The results showed that the study met its primary endpoint with a significant improvement in overall survival favoring the blinatumomab arm; median OS was not reached vs. 71.4 months in the control arm (hazard ratio [HR] = 0.42, 95% CI: 0.24 – 0.75; two-sided p=0.003). Patients who received blinatumomab plus chemotherapy during the consolidation phase fared significantly better, with an overall survival rate of 83% compared with 65% among patients receiving consolidation chemotherapy alone. Seventeen (17) of those patients receiving blinatumomab and 39 of those receiving chemotherapy alone died by the time of this interim analysis.
“Patients who are MRD negative have a better prognosis than patients who are MRD positive, generally, but they still relapse. We think we can do better, so we wanted to see if blinatumomab would improve the results in this already somewhat favorable risk group, and the study showed that it did,” Litzow said.
“Adults with newly diagnosed ALL can achieve a high rate of complete remission with chemotherapy, but frequently relapse and have disappointing survival rates.  Historically, outcomes for newly diagnosed adults with ALL have been significantly worse than for children, where up to 90% of patients are cured with frontline therapy.  In this study, survival rates for adults when blinatumomab was added to chemotherapy are significantly improved in patients with MRD-negative remission, approaching those we have seen in children,” explained Selina M. Luger, M.D., professor of hematology-oncology at the University of Pennsylvania’s Abramson Cancer Center and Perelman School of Medicine, chair of the ECOG-ACRIN Leukemia Committee and an investigator on the study.
“Moreover, the data provide additional clinical evidence supporting the recent guideline updates for adult ALL recommending blinatumomab as consolidation in both MRD-positive and MRD-negative patients,” she concluded.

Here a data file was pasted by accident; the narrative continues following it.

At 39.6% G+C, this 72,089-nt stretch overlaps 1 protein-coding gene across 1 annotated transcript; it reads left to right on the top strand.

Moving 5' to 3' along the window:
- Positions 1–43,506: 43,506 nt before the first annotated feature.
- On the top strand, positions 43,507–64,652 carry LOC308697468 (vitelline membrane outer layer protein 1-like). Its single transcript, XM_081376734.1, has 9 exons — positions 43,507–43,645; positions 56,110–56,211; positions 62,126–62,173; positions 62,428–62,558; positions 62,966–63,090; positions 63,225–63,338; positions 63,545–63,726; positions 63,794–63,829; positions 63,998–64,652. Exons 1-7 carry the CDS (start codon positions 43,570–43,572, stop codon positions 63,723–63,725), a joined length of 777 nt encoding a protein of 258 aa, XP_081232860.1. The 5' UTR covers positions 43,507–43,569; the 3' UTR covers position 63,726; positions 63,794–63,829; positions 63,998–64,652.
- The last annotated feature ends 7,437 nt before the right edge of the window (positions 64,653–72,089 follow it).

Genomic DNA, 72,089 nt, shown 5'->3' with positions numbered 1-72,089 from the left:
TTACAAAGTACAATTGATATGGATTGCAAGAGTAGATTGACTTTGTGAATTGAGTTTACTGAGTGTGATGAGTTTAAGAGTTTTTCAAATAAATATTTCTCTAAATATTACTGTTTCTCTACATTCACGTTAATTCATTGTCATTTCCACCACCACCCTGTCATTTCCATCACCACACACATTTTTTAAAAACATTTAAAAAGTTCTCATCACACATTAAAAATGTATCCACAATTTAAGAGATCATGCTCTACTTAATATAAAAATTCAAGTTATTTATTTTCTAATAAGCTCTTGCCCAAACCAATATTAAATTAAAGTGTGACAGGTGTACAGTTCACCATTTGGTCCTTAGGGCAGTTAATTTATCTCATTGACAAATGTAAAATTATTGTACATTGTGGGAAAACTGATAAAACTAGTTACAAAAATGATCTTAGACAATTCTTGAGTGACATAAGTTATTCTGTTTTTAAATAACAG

No new safety concerns
The trial initially randomized MRD positive patients to the two study arms, but this randomization ended after the FDA approved the drug for this patient population in 2018. Moving forward, all patients who are MRD positive in the trial were assigned to the arm providing blinatumomab plus chemotherapy while patients who are MRD negative continued to be randomized.
The study found no new safety concerns associated with the use of blinatumomab, and used 72- and 96-hour infusions in 72% of the patients. These infusion times proved necessary to feasibly conduct the trial. The researchers plan to further analyze the data to determine whether particular subgroups of patients are more likely to benefit from blinatumomab than others.
Note: a Amgen, the manufacturer of blinatumomab, provided support and the drug used in the study under a Cooperative Research and Development Agreement with NCI.
Combination Chemotherapy With or Without Blinatumomab in Treating Patients With Newly Diagnosed BCR-ABL-Negative B Lineage Acute Lymphoblastic Leukemia – NCT02003222
Highlights of prescribing information
Blinatumomab (Blincyto®; Amgen) [Prescribing Information]
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Featured image: The American Society of Hematology 64th Annual Meeting at the Ernest N. Morial Convention Center. Photo courtesy: © 2022 ASH/Matt Herp. Used with permission.